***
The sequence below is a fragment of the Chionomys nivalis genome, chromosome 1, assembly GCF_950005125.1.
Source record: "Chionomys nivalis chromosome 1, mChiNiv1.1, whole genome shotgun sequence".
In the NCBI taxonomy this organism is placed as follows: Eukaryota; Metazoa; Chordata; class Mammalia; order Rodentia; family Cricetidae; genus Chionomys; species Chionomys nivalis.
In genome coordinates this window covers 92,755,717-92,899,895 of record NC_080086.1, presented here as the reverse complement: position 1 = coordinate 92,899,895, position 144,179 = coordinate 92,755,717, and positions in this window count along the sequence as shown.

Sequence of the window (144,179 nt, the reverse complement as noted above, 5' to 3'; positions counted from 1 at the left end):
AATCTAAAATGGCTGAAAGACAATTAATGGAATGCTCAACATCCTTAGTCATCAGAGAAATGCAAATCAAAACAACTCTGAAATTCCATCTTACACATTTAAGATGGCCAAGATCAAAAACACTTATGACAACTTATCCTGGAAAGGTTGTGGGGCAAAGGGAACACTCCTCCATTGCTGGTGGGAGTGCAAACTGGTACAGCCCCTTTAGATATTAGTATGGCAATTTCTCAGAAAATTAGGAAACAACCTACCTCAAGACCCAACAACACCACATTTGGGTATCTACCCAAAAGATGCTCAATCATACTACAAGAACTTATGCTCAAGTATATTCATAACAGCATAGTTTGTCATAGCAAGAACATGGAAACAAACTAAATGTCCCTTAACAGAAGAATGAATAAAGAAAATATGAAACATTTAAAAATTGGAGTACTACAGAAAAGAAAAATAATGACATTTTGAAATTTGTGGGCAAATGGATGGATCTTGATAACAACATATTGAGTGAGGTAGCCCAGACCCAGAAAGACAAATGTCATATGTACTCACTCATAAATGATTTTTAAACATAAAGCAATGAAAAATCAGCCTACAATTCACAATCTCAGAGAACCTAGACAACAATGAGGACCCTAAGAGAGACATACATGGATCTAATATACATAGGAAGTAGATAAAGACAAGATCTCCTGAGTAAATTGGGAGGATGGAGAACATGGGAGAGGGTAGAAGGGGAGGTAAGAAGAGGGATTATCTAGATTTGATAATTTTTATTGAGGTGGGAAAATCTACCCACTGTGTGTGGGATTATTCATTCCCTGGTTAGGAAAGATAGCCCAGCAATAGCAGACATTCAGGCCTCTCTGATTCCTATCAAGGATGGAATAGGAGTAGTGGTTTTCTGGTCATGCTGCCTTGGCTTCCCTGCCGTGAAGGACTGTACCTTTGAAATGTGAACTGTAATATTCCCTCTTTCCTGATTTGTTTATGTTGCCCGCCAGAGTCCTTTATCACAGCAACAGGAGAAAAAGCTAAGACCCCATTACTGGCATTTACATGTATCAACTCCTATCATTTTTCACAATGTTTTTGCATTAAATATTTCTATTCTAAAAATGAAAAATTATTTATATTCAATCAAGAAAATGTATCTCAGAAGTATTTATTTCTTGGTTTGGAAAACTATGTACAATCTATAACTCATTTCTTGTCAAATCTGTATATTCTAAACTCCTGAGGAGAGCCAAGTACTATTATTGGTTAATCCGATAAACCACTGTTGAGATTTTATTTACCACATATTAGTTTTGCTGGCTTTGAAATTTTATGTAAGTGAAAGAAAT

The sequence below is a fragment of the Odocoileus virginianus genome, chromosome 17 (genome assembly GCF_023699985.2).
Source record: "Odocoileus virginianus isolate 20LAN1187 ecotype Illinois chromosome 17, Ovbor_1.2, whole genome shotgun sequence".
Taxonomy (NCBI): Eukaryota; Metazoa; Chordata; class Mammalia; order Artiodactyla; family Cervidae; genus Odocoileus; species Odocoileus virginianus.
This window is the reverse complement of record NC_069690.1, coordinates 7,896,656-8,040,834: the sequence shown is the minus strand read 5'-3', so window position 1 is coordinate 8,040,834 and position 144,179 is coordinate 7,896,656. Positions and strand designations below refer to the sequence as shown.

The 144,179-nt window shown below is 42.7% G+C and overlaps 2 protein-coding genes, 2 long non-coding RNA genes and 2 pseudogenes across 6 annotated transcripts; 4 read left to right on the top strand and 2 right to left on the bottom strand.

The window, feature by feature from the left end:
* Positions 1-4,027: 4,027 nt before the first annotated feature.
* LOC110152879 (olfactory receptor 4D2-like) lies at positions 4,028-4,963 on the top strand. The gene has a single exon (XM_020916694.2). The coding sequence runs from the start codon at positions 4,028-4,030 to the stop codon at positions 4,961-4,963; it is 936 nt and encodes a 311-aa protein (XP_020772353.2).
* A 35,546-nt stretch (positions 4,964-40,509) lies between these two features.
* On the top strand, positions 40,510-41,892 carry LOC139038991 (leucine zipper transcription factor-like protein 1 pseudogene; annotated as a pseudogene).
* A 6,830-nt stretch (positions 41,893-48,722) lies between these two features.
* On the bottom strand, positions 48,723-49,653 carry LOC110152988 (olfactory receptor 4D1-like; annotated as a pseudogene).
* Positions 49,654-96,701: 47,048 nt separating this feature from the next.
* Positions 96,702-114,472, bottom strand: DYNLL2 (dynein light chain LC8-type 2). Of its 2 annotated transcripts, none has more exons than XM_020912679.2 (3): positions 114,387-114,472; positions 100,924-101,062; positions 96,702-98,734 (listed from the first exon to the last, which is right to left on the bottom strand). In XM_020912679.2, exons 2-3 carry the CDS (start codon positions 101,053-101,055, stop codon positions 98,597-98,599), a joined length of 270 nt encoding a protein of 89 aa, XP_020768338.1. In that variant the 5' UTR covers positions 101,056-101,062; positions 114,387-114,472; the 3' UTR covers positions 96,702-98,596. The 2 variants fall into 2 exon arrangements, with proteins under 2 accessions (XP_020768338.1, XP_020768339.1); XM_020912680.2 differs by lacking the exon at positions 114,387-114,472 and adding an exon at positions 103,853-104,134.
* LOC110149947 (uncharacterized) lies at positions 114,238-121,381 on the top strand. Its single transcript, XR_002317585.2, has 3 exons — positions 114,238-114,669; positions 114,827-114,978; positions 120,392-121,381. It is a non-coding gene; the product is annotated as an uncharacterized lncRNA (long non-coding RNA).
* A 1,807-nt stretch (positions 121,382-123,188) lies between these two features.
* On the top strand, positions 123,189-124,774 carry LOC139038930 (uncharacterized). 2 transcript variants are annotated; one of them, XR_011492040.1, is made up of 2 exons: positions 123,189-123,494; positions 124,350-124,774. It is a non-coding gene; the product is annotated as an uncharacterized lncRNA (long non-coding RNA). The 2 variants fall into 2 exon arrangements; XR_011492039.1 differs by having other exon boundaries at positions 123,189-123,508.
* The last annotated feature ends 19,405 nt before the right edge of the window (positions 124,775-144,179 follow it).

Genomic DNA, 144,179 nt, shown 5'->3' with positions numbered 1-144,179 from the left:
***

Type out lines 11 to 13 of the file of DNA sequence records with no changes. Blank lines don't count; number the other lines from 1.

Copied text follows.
The 144,179-nt window shown below is 42.7% G+C and overlaps 2 protein-coding genes, 2 long non-coding RNA genes and 2 pseudogenes across 6 annotated transcripts; 4 read left to right on the top strand and 2 right to left on the bottom strand.

The window, feature by feature from the left end:
* Positions 1-4,027: 4,027 nt before the first annotated feature.